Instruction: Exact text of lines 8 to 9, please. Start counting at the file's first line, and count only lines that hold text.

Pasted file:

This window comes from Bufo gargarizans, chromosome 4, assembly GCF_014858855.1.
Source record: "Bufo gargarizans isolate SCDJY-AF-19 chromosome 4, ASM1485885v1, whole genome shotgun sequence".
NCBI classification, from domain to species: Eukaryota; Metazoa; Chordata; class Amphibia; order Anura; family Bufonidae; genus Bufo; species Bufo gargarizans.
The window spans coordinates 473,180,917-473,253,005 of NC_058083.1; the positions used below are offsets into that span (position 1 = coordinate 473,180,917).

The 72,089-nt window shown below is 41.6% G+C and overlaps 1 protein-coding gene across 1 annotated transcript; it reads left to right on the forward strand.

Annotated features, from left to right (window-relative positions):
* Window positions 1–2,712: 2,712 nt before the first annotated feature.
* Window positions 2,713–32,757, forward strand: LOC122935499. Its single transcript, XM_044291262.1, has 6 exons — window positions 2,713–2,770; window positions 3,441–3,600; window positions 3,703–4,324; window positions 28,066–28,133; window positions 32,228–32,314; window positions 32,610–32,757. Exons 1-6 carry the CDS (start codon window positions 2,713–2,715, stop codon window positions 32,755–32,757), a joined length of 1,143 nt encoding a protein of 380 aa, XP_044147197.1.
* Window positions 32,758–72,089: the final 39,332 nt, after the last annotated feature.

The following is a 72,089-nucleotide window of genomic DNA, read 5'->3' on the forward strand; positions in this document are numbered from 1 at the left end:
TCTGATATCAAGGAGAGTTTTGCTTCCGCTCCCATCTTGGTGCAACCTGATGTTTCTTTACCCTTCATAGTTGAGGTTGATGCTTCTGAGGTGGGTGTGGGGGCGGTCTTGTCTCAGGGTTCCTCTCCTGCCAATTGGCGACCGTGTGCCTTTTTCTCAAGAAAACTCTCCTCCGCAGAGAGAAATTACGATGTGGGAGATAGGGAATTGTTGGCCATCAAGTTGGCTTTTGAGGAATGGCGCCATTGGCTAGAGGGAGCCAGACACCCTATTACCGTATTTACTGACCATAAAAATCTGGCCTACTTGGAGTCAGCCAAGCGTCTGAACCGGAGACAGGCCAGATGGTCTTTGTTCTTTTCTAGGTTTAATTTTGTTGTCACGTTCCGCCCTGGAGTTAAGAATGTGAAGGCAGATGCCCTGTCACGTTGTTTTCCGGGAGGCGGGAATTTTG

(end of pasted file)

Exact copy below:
* Window positions 2,713–32,757, forward strand: LOC122935499. Its single transcript, XM_044291262.1, has 6 exons — window positions 2,713–2,770; window positions 3,441–3,600; window positions 3,703–4,324; window positions 28,066–28,133; window positions 32,228–32,314; window positions 32,610–32,757. Exons 1-6 carry the CDS (start codon window positions 2,713–2,715, stop codon window positions 32,755–32,757), a joined length of 1,143 nt encoding a protein of 380 aa, XP_044147197.1.
* Window positions 32,758–72,089: the final 39,332 nt, after the last annotated feature.